'Food is like clothing, it’s a fashion': Inside La Creperie's evolving menu

Edward de Mesquita founder and owner of La Creperie de Hampstead, with manager Redouane Ait Iich at the new kiosk

Edward de Mesquita founder and owner of La Creperie de Hampstead, with manager Redouane Ait Iich at the new kiosk - Credit: Polly Hancock

With a brand new trailer, equipment and ingredient changes, it's all change for the 44-year-old pancake trailer La Creperie de Hampstead. 

We spoke to owner Edward de Mesquita about how his business has survived supplier issues following Brexit and a pandemic, and the secret to the food stall's most famous dish.

Since 1985, La Creperie has been serving crepes - inspired by his love of France - outside the King William IV. 

The business has become such an institution that Edward has trademarked some of the dishes on his menu including the Banana Maple Cream Dream.

Crepe in front of La Creperie De hampstead trailer

La Creperie de Hampstead's iconic blue and green sign is fashioned after the street signs in Paris. - Credit: Frankie Lister-Fell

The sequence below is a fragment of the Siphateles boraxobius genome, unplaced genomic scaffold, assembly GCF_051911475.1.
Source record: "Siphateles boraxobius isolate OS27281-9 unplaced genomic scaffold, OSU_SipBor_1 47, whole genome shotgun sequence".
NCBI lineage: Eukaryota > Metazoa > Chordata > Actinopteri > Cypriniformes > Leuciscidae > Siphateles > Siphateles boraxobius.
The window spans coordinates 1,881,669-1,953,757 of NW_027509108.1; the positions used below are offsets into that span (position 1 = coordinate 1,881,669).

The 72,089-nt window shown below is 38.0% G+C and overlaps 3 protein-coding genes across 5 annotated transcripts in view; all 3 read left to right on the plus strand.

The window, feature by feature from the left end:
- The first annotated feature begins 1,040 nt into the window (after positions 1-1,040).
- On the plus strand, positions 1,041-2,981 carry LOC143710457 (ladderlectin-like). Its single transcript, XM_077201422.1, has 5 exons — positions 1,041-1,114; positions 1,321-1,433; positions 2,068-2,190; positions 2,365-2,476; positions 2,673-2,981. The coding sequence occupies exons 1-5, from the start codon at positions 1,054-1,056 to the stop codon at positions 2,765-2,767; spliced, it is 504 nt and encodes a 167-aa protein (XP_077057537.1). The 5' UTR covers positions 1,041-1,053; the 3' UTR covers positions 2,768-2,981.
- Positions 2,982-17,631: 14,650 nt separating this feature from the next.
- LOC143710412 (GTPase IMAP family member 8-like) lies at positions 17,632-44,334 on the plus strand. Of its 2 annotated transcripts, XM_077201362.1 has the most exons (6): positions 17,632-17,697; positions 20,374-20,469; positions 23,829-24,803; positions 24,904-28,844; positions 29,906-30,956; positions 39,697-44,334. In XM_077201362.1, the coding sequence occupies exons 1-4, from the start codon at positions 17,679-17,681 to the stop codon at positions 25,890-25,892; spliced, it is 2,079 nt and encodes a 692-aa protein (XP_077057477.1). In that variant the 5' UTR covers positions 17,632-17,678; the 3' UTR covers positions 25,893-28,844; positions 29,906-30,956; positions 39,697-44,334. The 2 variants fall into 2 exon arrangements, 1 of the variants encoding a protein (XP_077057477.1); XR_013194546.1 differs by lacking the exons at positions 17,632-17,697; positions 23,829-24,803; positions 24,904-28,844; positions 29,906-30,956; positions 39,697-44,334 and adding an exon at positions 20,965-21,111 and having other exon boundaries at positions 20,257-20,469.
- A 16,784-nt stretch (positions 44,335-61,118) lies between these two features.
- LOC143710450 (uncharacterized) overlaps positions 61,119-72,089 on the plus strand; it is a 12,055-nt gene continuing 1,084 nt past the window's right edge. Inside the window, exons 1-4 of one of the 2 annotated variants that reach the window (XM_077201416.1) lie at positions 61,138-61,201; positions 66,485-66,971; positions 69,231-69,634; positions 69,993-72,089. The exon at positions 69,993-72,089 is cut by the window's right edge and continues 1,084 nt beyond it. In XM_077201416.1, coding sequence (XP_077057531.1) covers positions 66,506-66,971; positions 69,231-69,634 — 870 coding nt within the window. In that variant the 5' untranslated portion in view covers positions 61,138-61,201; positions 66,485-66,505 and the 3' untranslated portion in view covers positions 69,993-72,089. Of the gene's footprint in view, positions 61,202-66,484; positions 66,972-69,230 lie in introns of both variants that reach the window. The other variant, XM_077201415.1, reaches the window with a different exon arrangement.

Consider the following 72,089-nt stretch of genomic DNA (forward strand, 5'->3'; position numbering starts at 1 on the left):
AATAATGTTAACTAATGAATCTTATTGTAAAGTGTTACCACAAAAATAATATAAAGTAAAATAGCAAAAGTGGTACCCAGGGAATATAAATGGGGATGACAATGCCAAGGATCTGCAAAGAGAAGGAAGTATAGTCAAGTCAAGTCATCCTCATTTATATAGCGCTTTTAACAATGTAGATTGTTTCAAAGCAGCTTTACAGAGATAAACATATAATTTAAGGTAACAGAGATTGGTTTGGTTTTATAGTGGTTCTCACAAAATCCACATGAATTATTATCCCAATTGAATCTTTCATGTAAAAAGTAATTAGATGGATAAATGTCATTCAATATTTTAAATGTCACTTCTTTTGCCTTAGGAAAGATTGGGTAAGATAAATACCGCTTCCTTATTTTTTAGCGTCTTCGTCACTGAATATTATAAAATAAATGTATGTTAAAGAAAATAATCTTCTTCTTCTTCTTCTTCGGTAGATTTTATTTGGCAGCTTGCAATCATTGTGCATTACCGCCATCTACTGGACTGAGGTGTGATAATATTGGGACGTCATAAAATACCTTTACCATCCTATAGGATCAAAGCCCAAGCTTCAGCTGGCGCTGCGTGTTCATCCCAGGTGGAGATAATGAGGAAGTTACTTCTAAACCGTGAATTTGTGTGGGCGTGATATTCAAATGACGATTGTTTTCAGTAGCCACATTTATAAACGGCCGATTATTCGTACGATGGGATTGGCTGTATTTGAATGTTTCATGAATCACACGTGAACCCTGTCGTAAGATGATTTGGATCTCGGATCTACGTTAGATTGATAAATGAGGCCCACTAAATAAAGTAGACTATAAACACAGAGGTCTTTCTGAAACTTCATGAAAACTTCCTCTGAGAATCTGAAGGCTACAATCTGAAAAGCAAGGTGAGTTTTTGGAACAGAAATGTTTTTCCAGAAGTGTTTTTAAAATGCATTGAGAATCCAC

These staples on the menu are unlikely to change, but the ever-popular La Crepe Suzette - a thin crepe made with butter sugar, lemon juice, orange, Grand Marnier and a secret dribbling of caramel - has a new adaption that will be launching "within the next few days".

After his annual visit to the trade show The International Food and Drink Event at the Excel centre in March, Edward fell in love with confit orange - orange slices cooked in sugar until they're soft.

"I've always loved trade shows. I used to go to this very big one called Sial in Lyon. It’s the mecca of trade shows. They’ve got people from all over the world there," he said.

With confit oranges, Edward hopes to upgrade the suzette classic, to make a "crepe suzette deluxe". He's also purchased a juice squeezer to make fresh orange and lemon juice with.

Crepe on hot stove

La Crepe Suzette being made. - Credit: Frankie Lister-Fell

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"I'm importing the oranges because they're so expensive in this country. I'm going to buy a palette of them to make it worthwhile," he said.

Edward's secret is storing large quantities of ingredients offsite, as ordering in bulk is cheaper.

Prior to Brexit, stocking fridges was much easier.

"I used to be able to buy things in cash and carries in France and bring them into the UK, but you can't do that anymore," Edward said. Now Edward has to buy from large overseas suppliers, rather than small businesses.

He hasn't significantly updated the menu in 30 years, but explains that sometimes the menu changes out of necessity. 

Edward said: "We've been finding it difficult getting certain products at the moment, such as ratatouille. I think that's because a lot of French products have gone out of fashion at the moment. 

"Food is like clothing, it’s a fashion. It evolves with people’s knowledge."